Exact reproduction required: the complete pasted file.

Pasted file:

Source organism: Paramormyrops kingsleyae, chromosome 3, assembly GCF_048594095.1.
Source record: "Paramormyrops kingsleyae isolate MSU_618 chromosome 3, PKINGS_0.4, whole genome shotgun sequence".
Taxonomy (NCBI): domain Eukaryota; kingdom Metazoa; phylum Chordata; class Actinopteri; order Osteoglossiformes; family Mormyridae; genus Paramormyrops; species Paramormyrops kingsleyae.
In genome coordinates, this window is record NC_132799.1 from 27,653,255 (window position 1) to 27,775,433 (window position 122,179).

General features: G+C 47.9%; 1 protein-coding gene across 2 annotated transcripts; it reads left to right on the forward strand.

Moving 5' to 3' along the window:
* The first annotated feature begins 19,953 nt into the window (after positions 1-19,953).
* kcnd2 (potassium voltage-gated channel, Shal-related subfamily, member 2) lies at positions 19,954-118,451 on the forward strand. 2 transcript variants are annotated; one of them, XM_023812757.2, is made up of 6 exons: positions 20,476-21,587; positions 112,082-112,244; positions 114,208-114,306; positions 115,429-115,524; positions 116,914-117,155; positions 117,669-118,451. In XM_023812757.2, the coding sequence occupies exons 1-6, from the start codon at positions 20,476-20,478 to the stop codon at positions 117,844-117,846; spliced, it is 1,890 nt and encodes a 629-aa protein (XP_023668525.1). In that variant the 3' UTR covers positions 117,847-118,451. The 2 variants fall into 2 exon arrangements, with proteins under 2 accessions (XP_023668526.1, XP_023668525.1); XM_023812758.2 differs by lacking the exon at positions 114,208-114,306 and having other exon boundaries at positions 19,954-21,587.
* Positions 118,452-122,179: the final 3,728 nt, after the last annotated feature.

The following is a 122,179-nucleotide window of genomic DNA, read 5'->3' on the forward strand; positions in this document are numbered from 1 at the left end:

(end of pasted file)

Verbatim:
Source organism: Paramormyrops kingsleyae, chromosome 3, assembly GCF_048594095.1.
Source record: "Paramormyrops kingsleyae isolate MSU_618 chromosome 3, PKINGS_0.4, whole genome shotgun sequence".
Taxonomy (NCBI): domain Eukaryota; kingdom Metazoa; phylum Chordata; class Actinopteri; order Osteoglossiformes; family Mormyridae; genus Paramormyrops; species Paramormyrops kingsleyae.
In genome coordinates, this window is record NC_132799.1 from 27,653,255 (window position 1) to 27,775,433 (window position 122,179).

General features: G+C 47.9%; 1 protein-coding gene across 2 annotated transcripts; it reads left to right on the forward strand.

Moving 5' to 3' along the window:
* The first annotated feature begins 19,953 nt into the window (after positions 1-19,953).
* kcnd2 (potassium voltage-gated channel, Shal-related subfamily, member 2) lies at positions 19,954-118,451 on the forward strand. 2 transcript variants are annotated; one of them, XM_023812757.2, is made up of 6 exons: positions 20,476-21,587; positions 112,082-112,244; positions 114,208-114,306; positions 115,429-115,524; positions 116,914-117,155; positions 117,669-118,451. In XM_023812757.2, the coding sequence occupies exons 1-6, from the start codon at positions 20,476-20,478 to the stop codon at positions 117,844-117,846; spliced, it is 1,890 nt and encodes a 629-aa protein (XP_023668525.1). In that variant the 3' UTR covers positions 117,847-118,451. The 2 variants fall into 2 exon arrangements, with proteins under 2 accessions (XP_023668526.1, XP_023668525.1); XM_023812758.2 differs by lacking the exon at positions 114,208-114,306 and having other exon boundaries at positions 19,954-21,587.
* Positions 118,452-122,179: the final 3,728 nt, after the last annotated feature.

The following is a 122,179-nucleotide window of genomic DNA, read 5'->3' on the forward strand; positions in this document are numbered from 1 at the left end: